Tracing – Following lines and edges.

Coloring – Noticing particular colors or contrasts in a field.

Lighting – Noticing the way light reflects.

Shading – Noticing the absence of light and shadows cast.

Relating – Comparing and relating one or more objects or phenomena.

Weighting – Noticing/feeling the weight of object/materiality.

Materiality – Noticing what the material is made of.

Histrionic Kinesis – Feeling the kinetic sense of the actions required to arrange/build/manipulate the objects and materials.

This second list is more active and involves shifting/altering perception or space-bending.

Scaling – Shifting the scale of the object/space, experiencing it as an enormous landscape or very tiny.

Dimensioning – Shifting the object to 1d, 2d, 5d, or other dimension other than its usual one.

Timing – Related to scaling, we can alter the time of the object by noting that human time is purely conceptual: the object exists in eternity.

Physical Imagination – Placing oneself in, on, near or holding the object/phenomena. [This can also be viewed as a form of vaporizing.]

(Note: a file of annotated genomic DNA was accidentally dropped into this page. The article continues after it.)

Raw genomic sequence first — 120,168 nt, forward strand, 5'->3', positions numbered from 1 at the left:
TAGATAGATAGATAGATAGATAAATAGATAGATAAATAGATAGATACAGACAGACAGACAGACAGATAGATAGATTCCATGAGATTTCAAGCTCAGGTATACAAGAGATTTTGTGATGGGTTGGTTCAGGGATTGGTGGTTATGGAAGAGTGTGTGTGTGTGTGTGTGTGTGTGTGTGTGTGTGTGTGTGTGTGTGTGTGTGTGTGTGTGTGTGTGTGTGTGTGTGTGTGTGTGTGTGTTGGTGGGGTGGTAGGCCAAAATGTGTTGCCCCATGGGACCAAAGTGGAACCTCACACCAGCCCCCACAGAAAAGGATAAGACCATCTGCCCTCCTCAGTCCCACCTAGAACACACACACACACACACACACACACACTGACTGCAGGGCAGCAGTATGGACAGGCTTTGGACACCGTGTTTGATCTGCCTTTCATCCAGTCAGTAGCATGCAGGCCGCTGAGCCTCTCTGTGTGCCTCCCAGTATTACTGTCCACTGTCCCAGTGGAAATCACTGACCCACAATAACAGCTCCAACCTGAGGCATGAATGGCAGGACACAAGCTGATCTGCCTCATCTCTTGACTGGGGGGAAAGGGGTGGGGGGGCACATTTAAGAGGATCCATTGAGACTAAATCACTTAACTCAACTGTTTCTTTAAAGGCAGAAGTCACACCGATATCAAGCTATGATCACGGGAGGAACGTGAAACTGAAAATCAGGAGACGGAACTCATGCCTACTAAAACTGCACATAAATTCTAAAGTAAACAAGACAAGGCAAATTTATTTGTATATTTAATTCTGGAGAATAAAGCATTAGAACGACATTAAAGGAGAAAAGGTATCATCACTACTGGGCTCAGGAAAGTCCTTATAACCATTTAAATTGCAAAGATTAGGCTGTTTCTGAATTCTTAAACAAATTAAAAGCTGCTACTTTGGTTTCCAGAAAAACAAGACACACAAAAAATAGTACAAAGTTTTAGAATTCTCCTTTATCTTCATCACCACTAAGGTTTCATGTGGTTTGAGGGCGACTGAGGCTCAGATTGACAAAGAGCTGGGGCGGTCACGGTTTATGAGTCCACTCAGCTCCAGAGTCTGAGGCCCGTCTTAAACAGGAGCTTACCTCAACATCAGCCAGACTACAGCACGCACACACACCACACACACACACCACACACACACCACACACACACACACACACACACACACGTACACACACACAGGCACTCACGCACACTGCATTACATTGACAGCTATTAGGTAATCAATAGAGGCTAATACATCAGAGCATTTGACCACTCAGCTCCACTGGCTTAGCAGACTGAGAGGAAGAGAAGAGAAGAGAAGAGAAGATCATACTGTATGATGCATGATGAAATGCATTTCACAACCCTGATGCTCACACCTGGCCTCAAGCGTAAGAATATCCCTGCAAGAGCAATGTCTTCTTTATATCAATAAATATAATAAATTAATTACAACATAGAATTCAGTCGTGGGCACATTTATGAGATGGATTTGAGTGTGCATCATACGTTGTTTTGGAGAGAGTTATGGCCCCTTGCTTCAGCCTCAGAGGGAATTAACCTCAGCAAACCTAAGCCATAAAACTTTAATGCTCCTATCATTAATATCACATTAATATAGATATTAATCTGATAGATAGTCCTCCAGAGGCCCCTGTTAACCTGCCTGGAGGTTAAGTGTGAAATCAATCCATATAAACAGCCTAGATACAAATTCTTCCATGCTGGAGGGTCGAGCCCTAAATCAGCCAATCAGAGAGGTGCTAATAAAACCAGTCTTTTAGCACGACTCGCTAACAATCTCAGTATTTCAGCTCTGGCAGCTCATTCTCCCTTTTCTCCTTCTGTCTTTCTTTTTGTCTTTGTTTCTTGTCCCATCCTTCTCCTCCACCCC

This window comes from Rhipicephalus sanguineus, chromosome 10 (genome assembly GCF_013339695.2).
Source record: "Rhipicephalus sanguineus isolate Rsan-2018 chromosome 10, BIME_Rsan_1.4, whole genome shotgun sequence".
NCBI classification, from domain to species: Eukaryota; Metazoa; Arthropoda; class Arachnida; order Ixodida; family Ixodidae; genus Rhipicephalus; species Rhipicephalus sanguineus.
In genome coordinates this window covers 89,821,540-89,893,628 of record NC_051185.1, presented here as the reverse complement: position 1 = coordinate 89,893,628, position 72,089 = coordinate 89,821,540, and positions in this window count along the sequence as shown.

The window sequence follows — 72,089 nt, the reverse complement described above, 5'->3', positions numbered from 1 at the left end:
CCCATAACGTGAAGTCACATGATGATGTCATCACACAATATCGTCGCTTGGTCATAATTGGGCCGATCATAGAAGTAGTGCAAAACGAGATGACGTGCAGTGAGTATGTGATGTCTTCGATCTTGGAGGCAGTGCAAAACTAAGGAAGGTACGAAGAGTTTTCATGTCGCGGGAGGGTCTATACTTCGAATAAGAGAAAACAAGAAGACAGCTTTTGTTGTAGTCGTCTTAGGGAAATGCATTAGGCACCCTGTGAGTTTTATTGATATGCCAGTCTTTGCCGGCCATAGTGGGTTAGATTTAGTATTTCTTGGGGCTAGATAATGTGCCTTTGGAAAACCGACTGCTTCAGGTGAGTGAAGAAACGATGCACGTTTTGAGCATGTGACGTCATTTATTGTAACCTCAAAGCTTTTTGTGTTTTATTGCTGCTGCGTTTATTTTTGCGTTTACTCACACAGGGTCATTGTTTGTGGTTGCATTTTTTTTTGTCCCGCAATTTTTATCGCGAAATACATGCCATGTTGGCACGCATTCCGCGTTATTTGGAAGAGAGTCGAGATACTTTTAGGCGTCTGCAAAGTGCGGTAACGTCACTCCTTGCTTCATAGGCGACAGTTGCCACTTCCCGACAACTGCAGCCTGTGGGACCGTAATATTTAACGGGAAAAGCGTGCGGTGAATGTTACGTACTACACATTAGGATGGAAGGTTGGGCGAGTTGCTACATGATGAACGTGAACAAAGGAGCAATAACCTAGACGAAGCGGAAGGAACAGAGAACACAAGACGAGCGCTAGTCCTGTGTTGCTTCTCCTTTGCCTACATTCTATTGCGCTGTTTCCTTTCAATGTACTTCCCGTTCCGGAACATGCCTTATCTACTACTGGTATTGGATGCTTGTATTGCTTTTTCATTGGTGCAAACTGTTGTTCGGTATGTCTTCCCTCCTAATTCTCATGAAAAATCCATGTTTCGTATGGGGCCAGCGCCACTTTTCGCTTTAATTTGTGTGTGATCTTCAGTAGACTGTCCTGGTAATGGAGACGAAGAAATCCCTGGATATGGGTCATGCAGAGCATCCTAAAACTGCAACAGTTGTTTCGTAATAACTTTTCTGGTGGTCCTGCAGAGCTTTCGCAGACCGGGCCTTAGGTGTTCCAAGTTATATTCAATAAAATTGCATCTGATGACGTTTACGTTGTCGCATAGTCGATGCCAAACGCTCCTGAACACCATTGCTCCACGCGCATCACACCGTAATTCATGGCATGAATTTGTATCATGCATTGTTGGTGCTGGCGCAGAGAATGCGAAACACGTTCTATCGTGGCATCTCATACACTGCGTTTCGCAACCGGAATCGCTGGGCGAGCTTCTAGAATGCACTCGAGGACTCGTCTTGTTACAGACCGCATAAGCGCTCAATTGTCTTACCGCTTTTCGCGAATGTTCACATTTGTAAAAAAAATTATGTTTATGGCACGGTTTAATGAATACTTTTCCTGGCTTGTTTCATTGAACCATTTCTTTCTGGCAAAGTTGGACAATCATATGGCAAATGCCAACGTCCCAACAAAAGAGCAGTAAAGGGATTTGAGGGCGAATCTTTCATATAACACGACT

Object Manipulation – Manipulation of the object using the body. Sensing weight/size/temperature/texture. [For the purposes of this section, utilize with physical vision, else, open up the other vision–the third eye. This will help cultivate synesthesia.]

Disappearing – Resonating with the object or phenomenon so heavily that it disappears. Think of when you repeat a word over and over and it loses significance.

This third list opens up the thinking or psychic channel, and allows more of judging or discerning.

Enchantment – Engaging with sense of intrigue and mystery.

Significance – The object or phenomena has specific meaning or associated narrative to the context.

Personalizing – The element is associated with a person, entity or character, or has its own autonomous personality.

Emotionalizing – Association, catalyzing with a felt emotion.

Figure 1: Object Resonance at Whidbey Island, Washington; Photo by Sophia Dagher

Autonomizing – The object/pheonomena is making itself known to the senses of its own accord: an omen or a messenger. [This can also be the realm of synchronicity, coincidence, and/or serendipity or all together.]

Blessing – Full acceptance and cherishing of the phenomena/space or object.